Japan, Korea and China tell students lose pot or face legal risk

Exchange students may face stiff consequences for cannabis consumption in Canada

4/20 celebrations at Parlaiment Hill in 2015.

China, South Korea, and Japan want their international students to just say no.

The countries’ embassies have issued a warning to exchange students, advising them to refrain from smoking cannabis after its legalization in Canada last month. The countries still prohibit the substance’s consumption, often carrying stiff penalties for its possession and use.

Hinano Kobayashi, an exchange student from Housei University in Tokyo, told The Journal that after the warning she received in October, she doesn’t want to risk the legal consequences of consuming cannabis.

According to the email, Japanese students who consume cannabis while studying in Canada will be the target of punishment.

“I’m scared about what they mean by target of punishment,” Kobayashi said. “It’s so vague, and I should just refrain from using [cannabis].”

When Kobayashi came to Canada this fall, she was surprised by the difference in drug culture.

“I was so surprised,” she said. “It was just so strange because we were taught in school [cannabis] is so bad. Don’t use it because your body will get destroyed and addicted to it and your whole life will end.”

“But then, [in Canada], there were people smoking weed on the street everywhere,” she added. “I could smell it everywhere.”

After witnessing Canada’s more open attitude towards cannabis consumption, Kobayashi said her perspective about drugs changed.

“At first, I thought [cannabis] was so bad too, and [those who use it] should be punished because it’s illegal in Japan,” she said.

But now that I see a lot of people smoking weed, I don’t understand why we have to be punished. I think legalization in Canada brought doubts,” she said. “It’s so strict in Japan [and] I don’t get why they’re so strict.”

Henry Yeonsu Jeong, ArtSci ’19, told The Journal there’s also a strict attitude about cannabis consumption in South Korea. 

“Since the republic of Korea is a country with a low crime rate, they are also going to be taking stronger measures against those convicted of such crimes,” he said.

While he’s been a Canadian citizen for four years, Jeong regularly visits South Korea to see his family and believes the warnings from embassies are “a diplomatically appropriate measure.”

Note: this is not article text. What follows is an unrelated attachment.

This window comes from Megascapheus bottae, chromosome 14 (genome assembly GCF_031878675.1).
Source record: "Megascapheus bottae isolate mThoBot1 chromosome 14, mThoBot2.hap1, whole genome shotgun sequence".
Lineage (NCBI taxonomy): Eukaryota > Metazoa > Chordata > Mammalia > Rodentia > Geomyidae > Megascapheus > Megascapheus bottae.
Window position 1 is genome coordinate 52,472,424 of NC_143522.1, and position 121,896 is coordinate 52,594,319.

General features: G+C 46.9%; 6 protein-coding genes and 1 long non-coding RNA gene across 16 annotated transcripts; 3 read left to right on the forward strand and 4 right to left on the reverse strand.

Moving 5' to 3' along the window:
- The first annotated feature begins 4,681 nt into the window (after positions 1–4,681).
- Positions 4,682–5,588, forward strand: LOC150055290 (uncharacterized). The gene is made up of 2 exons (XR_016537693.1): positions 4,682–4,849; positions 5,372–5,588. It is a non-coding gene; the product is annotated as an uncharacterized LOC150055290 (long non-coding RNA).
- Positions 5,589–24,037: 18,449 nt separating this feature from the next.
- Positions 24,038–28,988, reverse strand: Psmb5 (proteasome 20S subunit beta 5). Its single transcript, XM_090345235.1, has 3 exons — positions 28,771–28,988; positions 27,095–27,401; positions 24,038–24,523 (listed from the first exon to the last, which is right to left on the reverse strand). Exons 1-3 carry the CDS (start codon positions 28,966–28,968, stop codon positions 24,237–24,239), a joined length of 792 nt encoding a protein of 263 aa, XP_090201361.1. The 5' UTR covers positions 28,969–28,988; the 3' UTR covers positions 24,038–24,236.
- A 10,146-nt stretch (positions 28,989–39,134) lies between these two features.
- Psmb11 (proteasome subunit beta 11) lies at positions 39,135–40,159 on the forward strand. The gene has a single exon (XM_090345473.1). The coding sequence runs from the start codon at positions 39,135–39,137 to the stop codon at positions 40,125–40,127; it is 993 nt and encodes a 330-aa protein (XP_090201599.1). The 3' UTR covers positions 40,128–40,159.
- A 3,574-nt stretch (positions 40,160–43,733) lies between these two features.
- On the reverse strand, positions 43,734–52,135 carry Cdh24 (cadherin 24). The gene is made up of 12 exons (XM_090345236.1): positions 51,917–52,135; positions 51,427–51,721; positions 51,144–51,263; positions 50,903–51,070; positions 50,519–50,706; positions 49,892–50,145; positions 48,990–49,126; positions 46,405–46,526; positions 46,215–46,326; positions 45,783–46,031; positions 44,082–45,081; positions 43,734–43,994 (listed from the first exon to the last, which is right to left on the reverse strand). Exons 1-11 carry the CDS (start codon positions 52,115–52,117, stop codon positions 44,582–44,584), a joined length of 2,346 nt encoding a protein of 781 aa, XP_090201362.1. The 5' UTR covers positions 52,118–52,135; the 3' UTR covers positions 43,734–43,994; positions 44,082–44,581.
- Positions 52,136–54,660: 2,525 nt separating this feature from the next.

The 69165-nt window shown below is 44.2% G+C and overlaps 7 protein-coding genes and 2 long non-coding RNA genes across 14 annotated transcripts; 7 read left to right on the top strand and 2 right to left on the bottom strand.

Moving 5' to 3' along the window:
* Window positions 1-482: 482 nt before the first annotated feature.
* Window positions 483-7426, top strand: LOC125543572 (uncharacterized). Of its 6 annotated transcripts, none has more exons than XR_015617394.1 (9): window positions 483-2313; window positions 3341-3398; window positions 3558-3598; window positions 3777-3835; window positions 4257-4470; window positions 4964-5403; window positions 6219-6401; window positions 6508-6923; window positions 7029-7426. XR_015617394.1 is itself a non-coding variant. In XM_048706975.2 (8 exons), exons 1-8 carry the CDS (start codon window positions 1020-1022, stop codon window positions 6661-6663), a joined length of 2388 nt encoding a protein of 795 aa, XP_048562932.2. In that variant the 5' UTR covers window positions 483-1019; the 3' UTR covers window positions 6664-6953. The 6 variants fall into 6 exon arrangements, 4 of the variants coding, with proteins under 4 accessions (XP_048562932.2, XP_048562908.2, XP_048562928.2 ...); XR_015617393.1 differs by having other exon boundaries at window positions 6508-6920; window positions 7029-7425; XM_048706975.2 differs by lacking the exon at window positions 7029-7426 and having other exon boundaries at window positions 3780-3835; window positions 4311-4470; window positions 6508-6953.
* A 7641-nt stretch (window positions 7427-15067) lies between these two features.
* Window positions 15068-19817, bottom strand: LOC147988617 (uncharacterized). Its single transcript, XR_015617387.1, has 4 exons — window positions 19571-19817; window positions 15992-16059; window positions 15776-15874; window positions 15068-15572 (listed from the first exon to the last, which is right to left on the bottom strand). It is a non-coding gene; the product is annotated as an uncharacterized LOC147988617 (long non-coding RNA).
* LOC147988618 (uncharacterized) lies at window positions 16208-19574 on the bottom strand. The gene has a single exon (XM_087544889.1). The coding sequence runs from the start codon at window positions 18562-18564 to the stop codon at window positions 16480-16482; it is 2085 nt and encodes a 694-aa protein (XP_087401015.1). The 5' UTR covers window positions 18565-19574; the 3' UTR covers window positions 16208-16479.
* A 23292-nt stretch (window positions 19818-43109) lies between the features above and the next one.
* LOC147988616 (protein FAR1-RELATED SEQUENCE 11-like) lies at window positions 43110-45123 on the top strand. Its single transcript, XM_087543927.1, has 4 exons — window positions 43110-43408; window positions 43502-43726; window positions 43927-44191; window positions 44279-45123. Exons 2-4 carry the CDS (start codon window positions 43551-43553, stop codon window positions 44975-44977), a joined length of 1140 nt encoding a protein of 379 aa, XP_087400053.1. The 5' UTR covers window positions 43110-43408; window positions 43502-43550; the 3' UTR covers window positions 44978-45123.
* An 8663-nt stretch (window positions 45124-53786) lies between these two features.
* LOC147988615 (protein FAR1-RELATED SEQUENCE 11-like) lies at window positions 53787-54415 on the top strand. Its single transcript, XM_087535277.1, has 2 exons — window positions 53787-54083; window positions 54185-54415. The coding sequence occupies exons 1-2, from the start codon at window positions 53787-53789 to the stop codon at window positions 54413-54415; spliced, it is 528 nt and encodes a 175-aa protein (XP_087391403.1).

“It is about keeping things stable and in good relations,” Jeong said. 

To encourage a good relationship between Canada and South Korea, Jeong said international students should be careful while studying in Canada.

“As long as you don’t make things obvious, as long as you don’t say too much and don’t say unnecessary things, you should not be in trouble,” he said.

“Just avoid anything to do with cannabis and don’t say anything stupid,” he continued. “It’s about common sense, it’s about respecting the country’s customs and not getting in trouble.”

Unlike Kobayashi and Jeong, Lily Jiang, ArtSci ’19, doesn’t think cannabis consumption while studying in Canada is a big deal. 

She grew up in China, and also received an email from her embassy on Nov. 14. 

The embassy warned students to “behave well while you are studying in North America and say no to weed,” according to the email. 

But while her parents are worried, Jiang told The Journal for her, “nothing’s really changed.”

She also doesn’t believe an exchange student from China would be punished for consuming cannabis while studying in Canada, and believes the embassy’s email was simply a reminder to avoid doing so in the US. 

“[Students] can use it,” she said regarding cannabis consumption. 

“It doesn’t matter.”


This article incorrectly stated the length of Jeong’s citizennship. He has been a Canadian citizen for four years, not 10. 

The Journal regrets the error


cannabis, international students

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